9. What research tips can you share?

Read everything you can about the time period. Fiction written during the era so you can understand the inner workings of what concerned people, and fiction set during the era so you can put those bygone inner workings into a modern voice.

Diaries and first-hand accounts like Testament of Youth by Vera Brittain and The Roses of No Man’s Land by Lyn MacDonald were invaluable to me to learn precisely what these people were facing, their hopes and fears, and how the war transformed them. Old movies and of the era music are another touchstone for me. In fact, when Mary Crawley sang ‘If You Were the Only Boy in the World’ I knew I had to have that in my own story.

There is nothing like reading words written by the people affected.

10. What’s the most interesting factoid you found that didn’t make it into the book?

I never let a good factoid escape from my pages. There were a few that found themselves beneath my editor’s red pen, but I fought to keep them because as irrelevant as they may seem, these little elements add that bit of sparkle that take a story from good to remarkable. Burned soldiers suffered such horrendous pain that only Pekinese dog hair was soft enough to be made into blankets for their raw skin. It wouldn’t be the same, nor the truth, if I’d simply left it at a regular ol’ blanket.

11. Do your novels have an overt faith element?

No, though there is a thread of faith. All of my novels are told from a Christian world point of view with plenty of moral obstacles the characters have to face and overcome. I want Christians and non-Christians to pick up my book to find complexities and truth without a sermon.

12. What made you choose to write for the Christian market?

I don’t write for a Christian market, per se, but my stories are presented from a Christian’s world point of view with set morals and beliefs. Do the characters ever twist these to the fallacies of the world? Absolutely! But at the center there is a core of unalterable truth that can only come from God Himself. That is a part of me and I can’t imagine not being able to express it.

I think you’ve struck a great balance. As a Christian, I read Among the Poppies and clearly saw the Christian themes. But someone without faith could read it and not find the faith aspect overwhelming. It’s a great story.

13. What do you see as the main differences between fiction written for the Christian market compared with the general market?

There is a hope we can cling to in Christian writing that isn’t found in secular writing. Too often secular stories rely on sex, crude language, and titillating situations to convey emotions which I don’t feel comfortable being a part of. I don’t believe morals are something we can play fast and loose with despite what the world may try to convince us of.

14. What kind of support does your publisher give you? What are you expected to do yourself?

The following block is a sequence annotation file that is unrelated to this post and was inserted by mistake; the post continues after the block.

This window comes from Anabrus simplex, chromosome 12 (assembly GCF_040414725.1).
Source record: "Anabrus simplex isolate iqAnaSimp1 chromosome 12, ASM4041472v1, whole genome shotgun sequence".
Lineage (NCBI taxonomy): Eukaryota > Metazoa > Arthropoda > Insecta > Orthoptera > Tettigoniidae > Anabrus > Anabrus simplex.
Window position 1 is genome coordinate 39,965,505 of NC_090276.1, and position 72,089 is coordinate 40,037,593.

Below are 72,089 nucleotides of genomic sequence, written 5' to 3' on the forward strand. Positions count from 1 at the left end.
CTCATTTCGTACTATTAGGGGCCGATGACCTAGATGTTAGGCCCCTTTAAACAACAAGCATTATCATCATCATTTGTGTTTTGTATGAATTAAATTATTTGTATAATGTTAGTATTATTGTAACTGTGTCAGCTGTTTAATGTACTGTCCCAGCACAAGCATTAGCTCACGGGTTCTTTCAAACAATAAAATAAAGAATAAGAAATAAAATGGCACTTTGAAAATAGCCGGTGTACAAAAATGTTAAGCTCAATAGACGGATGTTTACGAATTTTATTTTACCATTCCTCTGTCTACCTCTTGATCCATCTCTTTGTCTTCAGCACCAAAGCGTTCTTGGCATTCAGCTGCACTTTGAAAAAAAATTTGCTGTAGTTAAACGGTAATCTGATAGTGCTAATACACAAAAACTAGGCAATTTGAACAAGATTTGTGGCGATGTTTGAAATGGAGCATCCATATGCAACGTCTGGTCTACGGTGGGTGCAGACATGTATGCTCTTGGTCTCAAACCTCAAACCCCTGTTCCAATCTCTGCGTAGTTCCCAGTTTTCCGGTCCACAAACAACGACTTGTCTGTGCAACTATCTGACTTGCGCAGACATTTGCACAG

Lighthouse Publishing of the Carolinas is not a large publisher, but what they lack in size they more than make up in enthusiasm. LPC and my wonderful editor took a chance on a no-name newbie, offering invaluable advice to push me further in my writing abilities while not suffocating me. They’ve helped ease me into the industry instead of chunking me straight into the deep end.

Because they are a small publisher, much of the marketing falls to me. Setting up a launch team, creating Facebook parties, tweeting, blog posting, interviews, etc. I do though LPC does step in with promotional opportunities that I can’t manage on my own. Such as submitting Among the Poppies to Publisher’s Weekly and earning a review slot 🙂 Something I never could have done on my own.

Publisher’s Weekly? How cool!

15. What is the hardest part of getting a book written, edited, and published?

Finish writing it! Ha. That’s so easy to say, but sitting down day after day can be downright tough. Especially when the words don’t come and all you want to do is bang your head against the keyboard because you’re most likely the worst writer to ever live and no one will ever read the drivel you’re attempting to write. It’s not a task for the weak of heart. It requires a stubbornness that will carry you all the way through the valleys and straight up to the mountaintops.

The most important thing is not to give into discouragement. Push through those hard moments because at the end is a shining jewel that took years to polish.

16. What advice do you have for someone seeking to write and publish a novel?

Never give up! If this is truly a passion and you can’t imagine doing anything else, read, read, read. Reading expands your use of language and imagination. Learn everything you can about the craft and industry, enter contests, join writer’s groups, but most importantly, write. Write every day because that is how you become a writer instead of someone wishing they could write.

Thanks for visiting, J’nell! It’s great to hear more about you, and about the story behind Among the Poppies!

About J’nell Ciesielski

Author Photo: J'nell CiesielskiBelieving she was born in the wrong era, J’nell Ciesielski spends her days writing heart-stopping heroes, brave heroines, and adventurous exploits in times gone by.

Winner of the Romance Through the Ages contest and Maggie Award, J’nell can often be found dreaming of a second home in Scotland, indulging in chocolate of any kind, or watching old black and white movies.